Throwback Thursday

#tbt:  Apparently it’s quite The Thing on Twitter.  I’ve been thinking about reblogging some of my posts from The (Old) Stream of Conscience, and “Throw Back Thursday” seems as good a day as any, yes?

When deciding what post to reblog, I took a look at my 34 categories.  How to choose?  Why, my old favorite, of course, Random.org.  (I also used it to pick the style for this blog.)  It spewed out 14, which turned out to be the ubiquitous “Life & Musings,” i.e., pretty much any damn thing.  Since the blog covered 5½ years, there were 9 pages of posts to peruse; yet, the one I chose was on the first page.

It was written on December 8, 2012, in response to WordPress.com’s Daily Post challenge, which asked “What is your earliest memory?  Describe it in detail, and tell us why you think that experience was the one to stick with you.”  Mine was easy-peasy.  (I’ve edited only slightly.)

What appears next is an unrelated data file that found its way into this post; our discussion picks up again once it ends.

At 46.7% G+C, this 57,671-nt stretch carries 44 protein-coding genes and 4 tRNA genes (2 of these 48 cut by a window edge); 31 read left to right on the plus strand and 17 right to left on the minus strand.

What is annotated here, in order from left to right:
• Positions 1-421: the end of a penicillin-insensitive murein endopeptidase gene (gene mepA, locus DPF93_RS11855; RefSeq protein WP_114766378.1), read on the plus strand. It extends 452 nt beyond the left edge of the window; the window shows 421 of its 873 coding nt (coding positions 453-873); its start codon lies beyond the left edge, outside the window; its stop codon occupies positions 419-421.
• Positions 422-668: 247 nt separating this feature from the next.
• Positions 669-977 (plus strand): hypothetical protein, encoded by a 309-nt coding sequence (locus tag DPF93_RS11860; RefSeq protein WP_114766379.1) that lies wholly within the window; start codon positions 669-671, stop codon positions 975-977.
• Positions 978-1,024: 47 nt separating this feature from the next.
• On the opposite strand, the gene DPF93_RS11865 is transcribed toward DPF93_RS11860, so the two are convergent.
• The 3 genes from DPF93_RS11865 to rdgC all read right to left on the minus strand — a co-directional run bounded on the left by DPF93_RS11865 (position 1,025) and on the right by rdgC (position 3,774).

My Earliest Trauma Memory

And how appropriate for the season!

A two-and-a-half year-old me entertains Christmas visitors.

Entertaining visitors; permanent crisis averted

Harken back to a slower, quieter time: the mid-20th century, an age without digital cameras, when it took a few months to fill up a roll of film and get it developed.

Christmas day:  One 2½-year-old went to bed the night before, thinking of Santa Claus on his rounds, and worried she wouldn’t be able to sleep for all the excitement.

But I did fall asleep, which made the night pass more quickly.

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May Day: All Fun, No Distress

How do you celebrate May Day? Do you dance around a pole, intertwining streamers?  Or do you scratch your head and say “What the hell is May Day?”  Wikipedia says May 1st is International Workers Day, and celebrated in the Northern Hemisphere as a spring festival and (usually) a public holiday.

Glidden's Presbyterian Church features a beautiful round stained glass window.

Some things remain the same.

In the little town of Glidden, Iowa (at least in the 1960’s), May Day wasn’t celebrated by pole dancing (Hey, not that kind of pole dancing!) or days off from school.  Instead, we would make several little May baskets, and deliver them around town to our friends’ houses.

Our May baskets were much less skillfully made than those you’ll find with a Google image search.  They were made from colored construction paper, held together with a few staples or glue.   We then filled them with small candies and cheap little trinkets, and delivered tem to our friends after school.  You know, since it wasn’t a public holiday.  😉